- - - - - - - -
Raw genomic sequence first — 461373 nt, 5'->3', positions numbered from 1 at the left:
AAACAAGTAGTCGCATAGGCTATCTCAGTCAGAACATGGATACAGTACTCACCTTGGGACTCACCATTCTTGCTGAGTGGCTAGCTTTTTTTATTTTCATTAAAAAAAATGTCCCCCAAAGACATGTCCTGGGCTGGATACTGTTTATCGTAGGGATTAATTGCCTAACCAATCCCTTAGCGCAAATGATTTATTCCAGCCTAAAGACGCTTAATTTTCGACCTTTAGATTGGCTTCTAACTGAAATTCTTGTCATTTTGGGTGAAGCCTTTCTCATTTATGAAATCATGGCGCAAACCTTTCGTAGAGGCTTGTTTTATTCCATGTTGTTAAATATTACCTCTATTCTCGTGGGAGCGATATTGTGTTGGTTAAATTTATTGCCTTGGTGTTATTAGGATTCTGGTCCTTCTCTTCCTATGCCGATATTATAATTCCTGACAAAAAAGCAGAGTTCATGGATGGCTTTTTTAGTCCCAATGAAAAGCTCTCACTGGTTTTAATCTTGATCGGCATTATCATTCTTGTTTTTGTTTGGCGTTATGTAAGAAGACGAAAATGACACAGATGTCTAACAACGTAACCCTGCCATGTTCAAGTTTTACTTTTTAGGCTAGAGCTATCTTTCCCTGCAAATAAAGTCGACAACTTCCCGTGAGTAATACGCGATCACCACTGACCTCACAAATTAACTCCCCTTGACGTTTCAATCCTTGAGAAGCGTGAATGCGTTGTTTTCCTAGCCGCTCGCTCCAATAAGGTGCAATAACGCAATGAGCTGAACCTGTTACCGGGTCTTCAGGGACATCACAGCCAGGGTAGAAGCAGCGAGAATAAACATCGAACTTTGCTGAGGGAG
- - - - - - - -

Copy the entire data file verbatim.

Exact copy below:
Raw genomic sequence first — 461373 nt, 5'->3', positions numbered from 1 at the left:
AAACAAGTAGTCGCATAGGCTATCTCAGTCAGAACATGGATACAGTACTCACCTTGGGACTCACCATTCTTGCTGAGTGGCTAGCTTTTTTTATTTTCATTAAAAAAAATGTCCCCCAAAGACATGTCCTGGGCTGGATACTGTTTATCGTAGGGATTAATTGCCTAACCAATCCCTTAGCGCAAATGATTTATTCCAGCCTAAAGACGCTTAATTTTCGACCTTTAGATTGGCTTCTAACTGAAATTCTTGTCATTTTGGGTGAAGCCTTTCTCATTTATGAAATCATGGCGCAAACCTTTCGTAGAGGCTTGTTTTATTCCATGTTGTTAAATATTACCTCTATTCTCGTGGGAGCGATATTGTGTTGGTTAAATTTATTGCCTTGGTGTTATTAGGATTCTGGTCCTTCTCTTCCTATGCCGATATTATAATTCCTGACAAAAAAGCAGAGTTCATGGATGGCTTTTTTAGTCCCAATGAAAAGCTCTCACTGGTTTTAATCTTGATCGGCATTATCATTCTTGTTTTTGTTTGGCGTTATGTAAGAAGACGAAAATGACACAGATGTCTAACAACGTAACCCTGCCATGTTCAAGTTTTACTTTTTAGGCTAGAGCTATCTTTCCCTGCAAATAAAGTCGACAACTTCCCGTGAGTAATACGCGATCACCACTGACCTCACAAATTAACTCCCCTTGACGTTTCAATCCTTGAGAAGCGTGAATGCGTTGTTTTCCTAGCCGCTCGCTCCAATAAGGTGCAATAACGCAATGAGCTGAACCTGTTACCGGGTCTTCAGGGACATCACAGCCAGGGTAGAAGCAGCGAGAATAAACATCGAACTTTGCTGAGGGAG